The P2P integration approach is suitable for companies that do not have complex business logic. It is also an ideal option for businesses connecting to SaaS applications.

Hub-and-Spoke Model

In this model, a central hub or message broker handles the connections between all the subsystems. This eliminates the need for direct communication with each other when different types of information technology are used. This more advanced type of integration architecture addresses the issues of the earlier P2P integration and helps avoid the star mess.

The hub functions as a message-oriented middleware with a centralized integration engine. This engine translates operations into a single canonical language and enables routing messages to the correct destinations. The adapters connecting the hub to the subsystems are individually managed.

The model is quite beneficial for businesses. One of the main advantages is scalability. As every system has only one connection to the central hub, the security and architectural simplicity are also heightened.

The disadvantage is that centralization of the hub can be a weakness. The entire infrastructure is based on a single integration engine, which can become a bottleneck significantly as the workload increases.

The hub-and-spoke model is used in e-commerce, payment processing and financial operations. Plus, it’s a preferred architecture for highly regulated industries encountering significant security risks.

Enterprise Service Bus (ESB) Model

The Enterprise Service Bus (ESB) architecture creates a separate specialized subsystem. This is commonly referred to as an enterprise service bus and serves as a standard user interface layer connecting other subsystems.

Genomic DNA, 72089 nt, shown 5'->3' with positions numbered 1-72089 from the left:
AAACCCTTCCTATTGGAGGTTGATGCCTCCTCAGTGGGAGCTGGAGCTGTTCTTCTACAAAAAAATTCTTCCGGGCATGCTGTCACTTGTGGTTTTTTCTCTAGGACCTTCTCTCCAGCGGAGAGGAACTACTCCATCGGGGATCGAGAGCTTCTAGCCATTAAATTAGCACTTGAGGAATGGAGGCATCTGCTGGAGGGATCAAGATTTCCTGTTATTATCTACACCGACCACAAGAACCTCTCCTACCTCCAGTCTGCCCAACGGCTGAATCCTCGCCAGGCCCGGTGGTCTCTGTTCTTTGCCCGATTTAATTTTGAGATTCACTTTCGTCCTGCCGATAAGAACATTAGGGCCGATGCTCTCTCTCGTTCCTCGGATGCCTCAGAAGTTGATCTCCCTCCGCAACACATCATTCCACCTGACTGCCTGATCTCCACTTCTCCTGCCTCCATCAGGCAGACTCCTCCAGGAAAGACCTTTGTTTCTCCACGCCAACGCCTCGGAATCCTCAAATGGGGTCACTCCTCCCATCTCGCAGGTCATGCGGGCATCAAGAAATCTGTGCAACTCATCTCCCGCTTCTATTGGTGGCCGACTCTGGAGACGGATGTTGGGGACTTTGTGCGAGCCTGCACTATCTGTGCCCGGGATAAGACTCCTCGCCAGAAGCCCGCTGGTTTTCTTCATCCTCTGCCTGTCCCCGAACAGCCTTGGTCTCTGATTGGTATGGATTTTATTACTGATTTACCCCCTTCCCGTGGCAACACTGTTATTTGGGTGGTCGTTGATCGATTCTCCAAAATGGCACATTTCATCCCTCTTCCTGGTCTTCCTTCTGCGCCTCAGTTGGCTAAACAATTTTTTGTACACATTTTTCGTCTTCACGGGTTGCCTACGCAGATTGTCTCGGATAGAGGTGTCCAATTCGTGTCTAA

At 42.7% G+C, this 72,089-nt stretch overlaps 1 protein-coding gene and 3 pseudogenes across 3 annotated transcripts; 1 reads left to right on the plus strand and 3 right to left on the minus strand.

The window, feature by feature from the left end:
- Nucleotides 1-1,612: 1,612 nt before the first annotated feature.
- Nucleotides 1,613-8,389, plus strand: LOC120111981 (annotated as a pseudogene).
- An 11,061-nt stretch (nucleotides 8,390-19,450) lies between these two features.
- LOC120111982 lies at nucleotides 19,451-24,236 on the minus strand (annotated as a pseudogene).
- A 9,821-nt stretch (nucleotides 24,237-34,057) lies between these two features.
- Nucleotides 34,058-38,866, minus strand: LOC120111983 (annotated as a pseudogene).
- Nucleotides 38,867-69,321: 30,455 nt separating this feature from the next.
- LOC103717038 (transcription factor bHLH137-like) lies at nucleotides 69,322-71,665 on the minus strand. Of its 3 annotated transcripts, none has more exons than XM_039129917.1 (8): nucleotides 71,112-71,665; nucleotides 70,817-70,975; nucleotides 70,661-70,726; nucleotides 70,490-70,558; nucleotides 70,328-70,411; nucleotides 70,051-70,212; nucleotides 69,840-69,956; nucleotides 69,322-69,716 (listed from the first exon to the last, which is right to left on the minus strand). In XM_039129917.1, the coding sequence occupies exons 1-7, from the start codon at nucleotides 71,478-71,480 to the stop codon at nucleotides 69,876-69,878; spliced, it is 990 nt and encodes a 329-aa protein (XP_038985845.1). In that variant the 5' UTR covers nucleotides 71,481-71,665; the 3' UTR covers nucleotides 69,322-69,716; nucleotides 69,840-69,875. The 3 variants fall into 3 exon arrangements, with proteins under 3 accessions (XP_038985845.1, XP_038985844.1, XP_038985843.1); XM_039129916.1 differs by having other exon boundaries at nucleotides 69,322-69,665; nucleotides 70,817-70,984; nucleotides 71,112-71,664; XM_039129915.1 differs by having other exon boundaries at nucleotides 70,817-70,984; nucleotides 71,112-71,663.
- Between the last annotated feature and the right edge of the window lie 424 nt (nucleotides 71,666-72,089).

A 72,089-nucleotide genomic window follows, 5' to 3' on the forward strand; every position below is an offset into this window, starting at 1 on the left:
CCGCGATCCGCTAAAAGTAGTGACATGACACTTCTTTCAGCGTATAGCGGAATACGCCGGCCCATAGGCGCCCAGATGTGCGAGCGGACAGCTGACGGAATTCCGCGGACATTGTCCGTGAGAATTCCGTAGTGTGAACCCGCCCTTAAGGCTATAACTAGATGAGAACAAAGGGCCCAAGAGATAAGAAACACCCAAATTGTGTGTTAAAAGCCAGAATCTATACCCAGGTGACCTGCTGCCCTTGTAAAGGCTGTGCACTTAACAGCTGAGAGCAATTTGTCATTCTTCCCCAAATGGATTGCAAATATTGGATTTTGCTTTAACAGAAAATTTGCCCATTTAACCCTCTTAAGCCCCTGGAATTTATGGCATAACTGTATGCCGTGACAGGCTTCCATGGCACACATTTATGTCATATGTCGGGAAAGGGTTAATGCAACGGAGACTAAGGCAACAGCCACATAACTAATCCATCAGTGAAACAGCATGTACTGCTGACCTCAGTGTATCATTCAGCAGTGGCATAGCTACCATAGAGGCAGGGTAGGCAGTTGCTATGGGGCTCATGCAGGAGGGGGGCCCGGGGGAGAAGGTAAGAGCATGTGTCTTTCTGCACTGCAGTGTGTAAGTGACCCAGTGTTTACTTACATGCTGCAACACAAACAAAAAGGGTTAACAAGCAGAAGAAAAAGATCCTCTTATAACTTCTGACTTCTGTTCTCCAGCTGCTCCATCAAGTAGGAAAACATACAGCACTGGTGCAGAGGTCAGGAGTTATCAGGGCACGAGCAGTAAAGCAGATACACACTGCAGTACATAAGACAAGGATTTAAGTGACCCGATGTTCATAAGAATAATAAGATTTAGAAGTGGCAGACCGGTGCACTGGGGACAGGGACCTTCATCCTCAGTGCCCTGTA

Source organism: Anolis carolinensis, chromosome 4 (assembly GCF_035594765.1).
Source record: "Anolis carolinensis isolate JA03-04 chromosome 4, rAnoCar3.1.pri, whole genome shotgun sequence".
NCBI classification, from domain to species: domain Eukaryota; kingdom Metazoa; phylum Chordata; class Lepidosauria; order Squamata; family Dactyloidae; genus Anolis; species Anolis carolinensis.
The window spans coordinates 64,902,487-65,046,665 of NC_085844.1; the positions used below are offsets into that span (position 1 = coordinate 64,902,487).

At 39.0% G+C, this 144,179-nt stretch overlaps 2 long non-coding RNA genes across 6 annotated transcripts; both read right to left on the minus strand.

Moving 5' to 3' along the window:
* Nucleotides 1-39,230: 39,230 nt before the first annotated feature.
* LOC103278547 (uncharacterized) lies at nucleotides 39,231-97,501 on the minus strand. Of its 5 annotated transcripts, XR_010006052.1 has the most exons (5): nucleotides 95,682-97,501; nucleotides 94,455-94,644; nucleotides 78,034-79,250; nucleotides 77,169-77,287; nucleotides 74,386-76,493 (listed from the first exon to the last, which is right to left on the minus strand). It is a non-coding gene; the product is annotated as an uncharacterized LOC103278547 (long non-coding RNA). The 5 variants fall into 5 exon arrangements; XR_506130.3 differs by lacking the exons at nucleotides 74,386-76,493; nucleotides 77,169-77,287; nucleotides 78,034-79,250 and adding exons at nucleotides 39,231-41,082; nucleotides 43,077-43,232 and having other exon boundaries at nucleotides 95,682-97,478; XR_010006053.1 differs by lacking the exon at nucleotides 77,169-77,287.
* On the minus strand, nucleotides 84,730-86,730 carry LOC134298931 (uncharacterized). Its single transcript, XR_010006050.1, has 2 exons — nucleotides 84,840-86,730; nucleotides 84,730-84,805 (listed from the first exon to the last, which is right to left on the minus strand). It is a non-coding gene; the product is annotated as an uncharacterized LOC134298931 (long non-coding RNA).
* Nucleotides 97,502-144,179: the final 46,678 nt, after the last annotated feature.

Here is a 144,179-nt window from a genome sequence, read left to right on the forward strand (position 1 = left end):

The ESB can ideally be described as a set of middleware services that attach multiple systems, acting as a messaging backbone. Compared with hub-and-spoke with a single centralized integration engine, in ESB, each design is supplied with a separate integration engine and an adapter. This adapter translates a message into the canonical format and back into the destination-supported form.

One of the best parts about ESBs is that each subsystem is decoupled by a “messaging bus,” so it can be changed or entirely replaced without affecting the functionality of other subsystems. This essentially leads to very high scalability.

Regarding the cons, troubleshooting and maintenance get more complex with spreading integration tasks across the systems.

An ESB model is an optimal way to implement large projects such as enterprise application integration (EAI), allowing them to scale when needed. It’s a good fit if a company needs to bring it together on-premises.

IT Integration Takeaway

Data flow maintenance becomes problematic as more organizations modernize their IT infrastructures and bring in new technologies. However, IT system integration enables visibility, control and automation through integrating disparate applications and technologies. The result is the strengthening of partner relationships and higher business agility.